Carrot bottoms can be replanted as well. You won't grow a new carrot but what you will grow is a healthy plant that will produce seeds. This is a perfect project for those heirloom carrots you buy your farmers market. If you thought they were delicious you can now grow your own seed to plant them yourselves. Resist using most store bought carrots as they have a tendency to be hybrids but sometimes you can grow a decent carrot from the seed that was harvested off the hybrid cut carrot bottom. 
Bulbs onions are like carrots as you won't re grow the same vegetable but what you can grow are seeds. Simply put the cut top on the cut bottom ( minus the bulb in the middle ) and replant. Water well and you will see the green part regrow itself. Weeks later a seed head will develop and you'll have free seed for replanting or you can harvest the early greens for scallions. Some old world farmers will harvest their onions and replant all the tops/bottoms in the field . About six to nine weeks later they will harvest the large stalk that regrows ( before it flowers ). This is called an onion topper and some will throw this right on the grill. Blackened by fire , it is removed and the outer skin peeled away to reveal a delicious monster scallion ! 

Carrot - replanted for seed
Cabbage - replanted for same 
Bok Choy - replanted for same
Green onions - replanted for same 
Bulb onion - seed or same 
Lettuce - seed or same 
Celery  - seed or same 
Broccoli - for same 
Pineapple ( two years ) for same 

Most cut veggies work great indoors when planted in SIP ( self watering planters ) during the wintertime. A 2 liter pop bottle can be turned into a fantastic self watering window container. Remember that unless your using artificial lights ,south facing locations work best . 

There are many more that you can grow but these are just a few that we have done ourselves. Many people add avocado, garlic ( and others ) to this list but we haven't . The reason being is that they are actually the seed from which you grow these from and didn't qualify as regrow cut veggies.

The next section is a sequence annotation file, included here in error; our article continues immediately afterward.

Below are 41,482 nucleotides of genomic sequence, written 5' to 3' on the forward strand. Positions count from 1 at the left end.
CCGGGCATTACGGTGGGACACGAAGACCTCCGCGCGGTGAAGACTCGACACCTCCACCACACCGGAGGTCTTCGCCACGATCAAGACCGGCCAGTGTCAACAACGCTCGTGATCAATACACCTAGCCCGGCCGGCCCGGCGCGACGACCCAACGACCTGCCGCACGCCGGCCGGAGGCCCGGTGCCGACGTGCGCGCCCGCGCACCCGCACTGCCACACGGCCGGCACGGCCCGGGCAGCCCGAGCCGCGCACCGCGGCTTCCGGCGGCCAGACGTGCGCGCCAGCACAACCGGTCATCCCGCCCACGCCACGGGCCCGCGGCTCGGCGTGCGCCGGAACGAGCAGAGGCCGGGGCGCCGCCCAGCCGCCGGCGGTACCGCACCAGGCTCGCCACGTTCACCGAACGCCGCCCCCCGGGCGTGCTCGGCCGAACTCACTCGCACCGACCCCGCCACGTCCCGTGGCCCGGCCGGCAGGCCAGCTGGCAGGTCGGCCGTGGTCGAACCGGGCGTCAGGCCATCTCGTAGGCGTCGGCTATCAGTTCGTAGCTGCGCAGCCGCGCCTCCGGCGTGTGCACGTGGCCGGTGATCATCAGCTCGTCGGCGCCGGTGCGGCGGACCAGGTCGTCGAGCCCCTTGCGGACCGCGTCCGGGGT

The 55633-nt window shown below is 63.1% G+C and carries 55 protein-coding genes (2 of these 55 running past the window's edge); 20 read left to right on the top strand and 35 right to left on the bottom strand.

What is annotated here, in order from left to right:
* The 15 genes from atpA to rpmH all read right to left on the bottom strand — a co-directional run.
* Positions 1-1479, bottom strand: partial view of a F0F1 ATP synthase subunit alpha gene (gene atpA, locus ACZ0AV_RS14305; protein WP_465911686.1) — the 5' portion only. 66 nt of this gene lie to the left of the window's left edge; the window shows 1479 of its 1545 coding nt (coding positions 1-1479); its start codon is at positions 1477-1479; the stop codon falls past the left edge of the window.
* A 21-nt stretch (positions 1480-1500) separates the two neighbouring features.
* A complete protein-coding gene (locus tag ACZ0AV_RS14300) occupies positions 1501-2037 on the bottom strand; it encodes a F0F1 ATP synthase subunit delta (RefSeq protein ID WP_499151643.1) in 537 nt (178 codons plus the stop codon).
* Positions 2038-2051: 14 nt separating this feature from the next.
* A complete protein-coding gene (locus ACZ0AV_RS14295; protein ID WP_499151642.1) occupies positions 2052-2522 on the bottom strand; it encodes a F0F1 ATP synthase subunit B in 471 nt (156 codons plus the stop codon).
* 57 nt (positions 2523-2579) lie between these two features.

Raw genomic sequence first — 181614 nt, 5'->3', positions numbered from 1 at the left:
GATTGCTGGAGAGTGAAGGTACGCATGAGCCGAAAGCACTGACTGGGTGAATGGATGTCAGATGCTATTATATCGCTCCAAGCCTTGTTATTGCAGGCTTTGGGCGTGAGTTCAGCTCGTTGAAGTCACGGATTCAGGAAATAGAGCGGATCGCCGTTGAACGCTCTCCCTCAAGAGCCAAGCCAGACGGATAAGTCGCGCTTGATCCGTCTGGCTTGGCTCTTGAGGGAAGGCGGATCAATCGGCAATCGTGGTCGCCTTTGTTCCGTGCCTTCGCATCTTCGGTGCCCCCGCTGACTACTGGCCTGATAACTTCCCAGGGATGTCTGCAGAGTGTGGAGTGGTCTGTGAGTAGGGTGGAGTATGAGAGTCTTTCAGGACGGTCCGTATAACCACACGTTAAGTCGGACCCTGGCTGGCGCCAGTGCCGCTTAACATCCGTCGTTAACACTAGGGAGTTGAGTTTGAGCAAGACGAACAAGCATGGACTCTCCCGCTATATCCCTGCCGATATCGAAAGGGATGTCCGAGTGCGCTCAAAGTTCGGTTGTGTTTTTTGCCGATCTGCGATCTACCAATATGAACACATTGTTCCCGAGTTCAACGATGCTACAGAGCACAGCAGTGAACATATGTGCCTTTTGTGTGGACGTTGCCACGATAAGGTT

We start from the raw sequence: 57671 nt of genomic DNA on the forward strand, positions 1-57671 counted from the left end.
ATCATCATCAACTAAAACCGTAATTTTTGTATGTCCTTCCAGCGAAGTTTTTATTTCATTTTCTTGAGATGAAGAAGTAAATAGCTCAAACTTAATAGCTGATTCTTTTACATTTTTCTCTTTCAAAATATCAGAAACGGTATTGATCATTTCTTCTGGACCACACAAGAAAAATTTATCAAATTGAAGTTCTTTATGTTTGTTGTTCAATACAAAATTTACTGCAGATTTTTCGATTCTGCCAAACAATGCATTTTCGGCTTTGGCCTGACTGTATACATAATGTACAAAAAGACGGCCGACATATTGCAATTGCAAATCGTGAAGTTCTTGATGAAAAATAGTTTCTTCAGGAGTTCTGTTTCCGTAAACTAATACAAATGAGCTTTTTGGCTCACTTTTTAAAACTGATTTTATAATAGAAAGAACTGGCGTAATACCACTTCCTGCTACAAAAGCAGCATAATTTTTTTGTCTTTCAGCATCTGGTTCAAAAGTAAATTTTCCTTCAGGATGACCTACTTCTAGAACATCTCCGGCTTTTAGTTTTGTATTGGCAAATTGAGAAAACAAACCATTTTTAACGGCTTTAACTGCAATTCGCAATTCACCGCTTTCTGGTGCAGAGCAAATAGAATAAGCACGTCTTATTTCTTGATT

Both potato and sweet potato can be used to grow starter plants. With the potato all one has to do is to allow the buds to pop that are on the potato. Some people place these in a dark room so that the buds grow . Some people will put the potatoes in partial light to allow the buds to grow. Called chitting ,  some folks believe you grow stronger potato plants this way. Anyway you do it just simply cut your potato up into large chunks after your buds have appeared making sure you have at least one bud per chunk and plant accordingly 
A potato showing the budding 
A cut chunk of potato showing at least one bud per potato chunk 

Sweet potatoes are different creature as they will produce small plants called slips ( clones ) . When these are 4 to 5 inches long you can simply snap them off the sweet potato carefully and place in water to root. Once a good rooting system has developed you can go ahead and plant your sweet potato slips or plants accordingly. 
A sweet potato packed with slips that are being broken off for us to root .
Sweet potato slips in a jar of water which is encouraging roots the form . 
Planted sweet potato starts indoors as we wait for warmer temperatures so we can plant them outside
Here Garden member Handy Dan has shown one of the techniques we use in planting sweet potatoes is in coffee bean sacks . Part of the no till method it makes for easy harvesting. 

1 comment:

  1. Great information!! Thanks!! I am going to try growing sweet potatoes next season